Changes in the travel industry are often a rorschach test for one’s own priors. Matthew Yglesias says “Marriott/Starwood merger is another case of the rich getting richer” but he gets it exactly backward.
I’m not going to make any points about income inequality in the United States or the world. But I am going to make a point about the particulars of how Marriott Rewards and Starwood Preferred Guest work, and about his take on American AAdvantage devaluations. Because they simply do not get him where he wants to go in making broader claims about society.
Yglesias claims that “since Starwood’s portfolio is disproportionately tilted toward destination properties while Marriott’s client base is disproportionately tilted toward utilitarian frequent travelers, you’ll see more Marriott loyalists cashing in at Starwood properties than Starwood loyalists wanting to cash in at Marriott properties.”
The result of this is supposed to be that Marriott Platinums will eat up all of the Starwood award rooms. Starwood Platinums will still be fine since “[t]hey’ll still be at the front of the line for goodies,” but Starwood Gold and general members will be shut out.
Of course, this makes no sense.
- Starwood has long offered last standard room availability for awards.
- Marriott isn’t quite as generous, but even if we assume a total shift to Marriott Rewards as it stands today those rooms are ‘first come, first served’ for redemption (although more space can be opened).
- If there’s competition it will be among the top tier for perks that trade off amongst members, most of all suite upgrades — everyone wants suite upgrades at the Westin Maui at Christmas not the Sheraton Tucson midweek. But Marriott Rewards doesn’t even promise suite upgrades at all. Hardly the elite rich getting richer with Marriott, and even less competition for benefits if fewer benefits are offers.
He’s on firmer ground claiming that:
This is essentially what we’ve seen happen in repeated rounds of airline loyalty program revaluations (most recently American Airlines) in the wake of industry consolidation. Building a larger network means more convenience for fliers with the highest tiers of frequent flier status, but it’s also meant there’s less excess capacity to share with lower-tier elites. Airline after airline has responded to this by devaluing the lesser tiers of its loyalty programs in order to focus on the newly enlarged bloc of superloyalists.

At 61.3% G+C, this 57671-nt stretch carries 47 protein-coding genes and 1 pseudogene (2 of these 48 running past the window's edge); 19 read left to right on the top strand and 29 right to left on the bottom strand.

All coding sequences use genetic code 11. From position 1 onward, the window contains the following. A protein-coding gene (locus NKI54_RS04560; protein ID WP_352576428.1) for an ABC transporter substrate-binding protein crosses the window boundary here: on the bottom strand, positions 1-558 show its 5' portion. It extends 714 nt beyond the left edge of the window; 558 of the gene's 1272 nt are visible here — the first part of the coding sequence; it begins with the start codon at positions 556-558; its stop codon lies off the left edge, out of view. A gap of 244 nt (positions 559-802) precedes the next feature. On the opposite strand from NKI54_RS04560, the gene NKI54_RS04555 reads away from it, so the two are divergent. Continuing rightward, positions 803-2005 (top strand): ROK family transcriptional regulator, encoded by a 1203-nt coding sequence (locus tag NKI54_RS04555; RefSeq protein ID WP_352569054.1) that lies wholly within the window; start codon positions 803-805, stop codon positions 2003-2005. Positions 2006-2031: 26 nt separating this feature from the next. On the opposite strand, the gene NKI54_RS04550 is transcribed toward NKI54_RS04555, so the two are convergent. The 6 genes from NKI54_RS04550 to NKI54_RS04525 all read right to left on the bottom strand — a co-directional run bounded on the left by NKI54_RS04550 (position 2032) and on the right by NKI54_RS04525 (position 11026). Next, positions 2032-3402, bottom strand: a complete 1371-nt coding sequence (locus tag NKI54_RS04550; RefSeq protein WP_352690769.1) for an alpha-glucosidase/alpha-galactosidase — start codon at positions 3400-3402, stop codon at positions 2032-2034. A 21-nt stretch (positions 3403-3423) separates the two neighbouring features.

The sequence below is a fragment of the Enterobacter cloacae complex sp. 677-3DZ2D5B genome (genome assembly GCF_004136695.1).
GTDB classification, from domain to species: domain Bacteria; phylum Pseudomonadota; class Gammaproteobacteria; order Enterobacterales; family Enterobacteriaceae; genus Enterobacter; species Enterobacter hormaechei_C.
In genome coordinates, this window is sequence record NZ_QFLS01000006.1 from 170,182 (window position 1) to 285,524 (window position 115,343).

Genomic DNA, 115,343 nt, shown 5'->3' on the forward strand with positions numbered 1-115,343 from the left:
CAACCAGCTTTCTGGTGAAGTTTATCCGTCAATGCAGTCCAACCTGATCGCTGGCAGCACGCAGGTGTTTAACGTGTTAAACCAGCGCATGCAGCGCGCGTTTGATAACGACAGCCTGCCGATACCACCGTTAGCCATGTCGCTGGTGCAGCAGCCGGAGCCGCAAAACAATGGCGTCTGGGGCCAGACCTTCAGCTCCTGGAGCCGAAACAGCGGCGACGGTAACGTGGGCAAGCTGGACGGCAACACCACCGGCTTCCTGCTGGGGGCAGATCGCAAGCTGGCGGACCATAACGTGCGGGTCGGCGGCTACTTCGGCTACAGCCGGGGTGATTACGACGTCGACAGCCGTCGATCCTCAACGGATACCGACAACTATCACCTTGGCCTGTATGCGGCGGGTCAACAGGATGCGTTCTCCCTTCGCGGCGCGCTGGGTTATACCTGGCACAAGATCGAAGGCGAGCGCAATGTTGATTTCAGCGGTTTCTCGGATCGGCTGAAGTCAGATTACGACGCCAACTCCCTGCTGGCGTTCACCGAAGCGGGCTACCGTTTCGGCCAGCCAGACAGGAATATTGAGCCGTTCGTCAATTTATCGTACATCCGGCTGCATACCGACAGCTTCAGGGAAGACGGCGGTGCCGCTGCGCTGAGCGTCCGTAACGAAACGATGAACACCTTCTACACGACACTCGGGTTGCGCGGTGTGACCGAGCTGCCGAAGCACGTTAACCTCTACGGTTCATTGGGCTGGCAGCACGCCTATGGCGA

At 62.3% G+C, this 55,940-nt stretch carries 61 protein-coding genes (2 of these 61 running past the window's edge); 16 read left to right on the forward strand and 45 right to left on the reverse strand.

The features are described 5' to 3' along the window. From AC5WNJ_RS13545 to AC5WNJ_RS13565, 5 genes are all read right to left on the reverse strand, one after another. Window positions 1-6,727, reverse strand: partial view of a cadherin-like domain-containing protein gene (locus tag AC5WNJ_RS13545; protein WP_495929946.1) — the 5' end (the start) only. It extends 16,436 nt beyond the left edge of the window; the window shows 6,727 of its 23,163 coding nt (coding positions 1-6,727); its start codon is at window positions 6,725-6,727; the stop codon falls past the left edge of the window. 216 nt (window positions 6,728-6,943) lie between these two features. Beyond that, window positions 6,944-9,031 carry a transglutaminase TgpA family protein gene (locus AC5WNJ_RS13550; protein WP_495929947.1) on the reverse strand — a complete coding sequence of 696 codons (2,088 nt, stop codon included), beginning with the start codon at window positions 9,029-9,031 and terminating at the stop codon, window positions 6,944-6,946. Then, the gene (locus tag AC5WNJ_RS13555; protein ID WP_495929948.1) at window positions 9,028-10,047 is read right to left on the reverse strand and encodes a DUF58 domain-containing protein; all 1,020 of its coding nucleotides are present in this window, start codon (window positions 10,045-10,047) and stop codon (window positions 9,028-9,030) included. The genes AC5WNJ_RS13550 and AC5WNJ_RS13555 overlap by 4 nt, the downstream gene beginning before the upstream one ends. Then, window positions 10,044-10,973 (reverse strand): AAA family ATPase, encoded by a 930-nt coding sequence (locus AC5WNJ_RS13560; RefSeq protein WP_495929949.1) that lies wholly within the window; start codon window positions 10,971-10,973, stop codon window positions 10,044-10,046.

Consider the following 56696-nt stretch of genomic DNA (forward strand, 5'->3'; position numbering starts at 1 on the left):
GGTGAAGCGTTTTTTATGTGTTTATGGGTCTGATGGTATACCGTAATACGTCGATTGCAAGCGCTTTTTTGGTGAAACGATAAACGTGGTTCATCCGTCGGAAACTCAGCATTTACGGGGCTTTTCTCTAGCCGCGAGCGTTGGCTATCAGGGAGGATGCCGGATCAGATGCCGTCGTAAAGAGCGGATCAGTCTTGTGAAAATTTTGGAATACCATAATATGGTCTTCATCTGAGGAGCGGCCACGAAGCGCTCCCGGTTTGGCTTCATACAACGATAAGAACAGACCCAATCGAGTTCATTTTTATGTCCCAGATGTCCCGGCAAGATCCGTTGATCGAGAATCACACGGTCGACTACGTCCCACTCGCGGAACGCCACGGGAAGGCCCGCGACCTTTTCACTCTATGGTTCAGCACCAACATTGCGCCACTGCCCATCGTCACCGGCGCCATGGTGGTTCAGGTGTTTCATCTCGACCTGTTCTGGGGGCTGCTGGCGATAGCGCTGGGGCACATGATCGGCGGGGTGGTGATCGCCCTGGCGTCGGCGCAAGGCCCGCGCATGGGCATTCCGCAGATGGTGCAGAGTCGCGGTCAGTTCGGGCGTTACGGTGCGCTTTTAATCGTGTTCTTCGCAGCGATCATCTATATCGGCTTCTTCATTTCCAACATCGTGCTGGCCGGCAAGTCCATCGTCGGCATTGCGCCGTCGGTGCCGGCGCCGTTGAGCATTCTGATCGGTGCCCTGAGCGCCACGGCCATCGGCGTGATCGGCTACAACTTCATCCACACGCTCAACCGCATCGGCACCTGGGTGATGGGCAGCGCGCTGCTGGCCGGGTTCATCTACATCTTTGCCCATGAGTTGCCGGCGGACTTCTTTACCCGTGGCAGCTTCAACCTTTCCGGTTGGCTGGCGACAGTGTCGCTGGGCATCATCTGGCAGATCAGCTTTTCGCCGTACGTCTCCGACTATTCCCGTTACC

Except that in the latest round of changes at American AAdvantage the top elites don’t get more and they don’t even stay the same. They get their base level of international upgrades cut from 8 to 4. They can earn that 8 through additional flying (150,000 qualifying miles for 6 and 200,000 for 8) but in the past ‘overperforming’ Executive Platinums could earn beyond 8 for their additional flying. And of course even top elites are subject to the most draconian changes in the program which are — contra Yglesias — to internetional first class redemptions.
It’s precisely access to the greatest luxuries in flight that are being scaled back the most, even for the most frequent American flyer. The same was true with United’s devaluation.
What’s more, the notion that any of this is an allegory for broader social narratives about rich and poor simply doesn’t work.
- ‘The rich’ may often (though certainly not always!) fly private. Senior enough executives don’t have to spend their lives on the road. At the top end, people come to them.
- The Road Warriors, traveling on their companies dimes, are the nation’s middle managers, the sales staff, and the consultants.
If the road warriors who get cut the least in program devaluations were ‘the rich,’ at the top of the food chain, not only wouldn’t they need to pay as much attention to their miles they also wouldn’t be accumulating as many through travel in the first place.
Hat tip to @ScottDrenkard who says, “middle managers get richer while the rest of us…um…”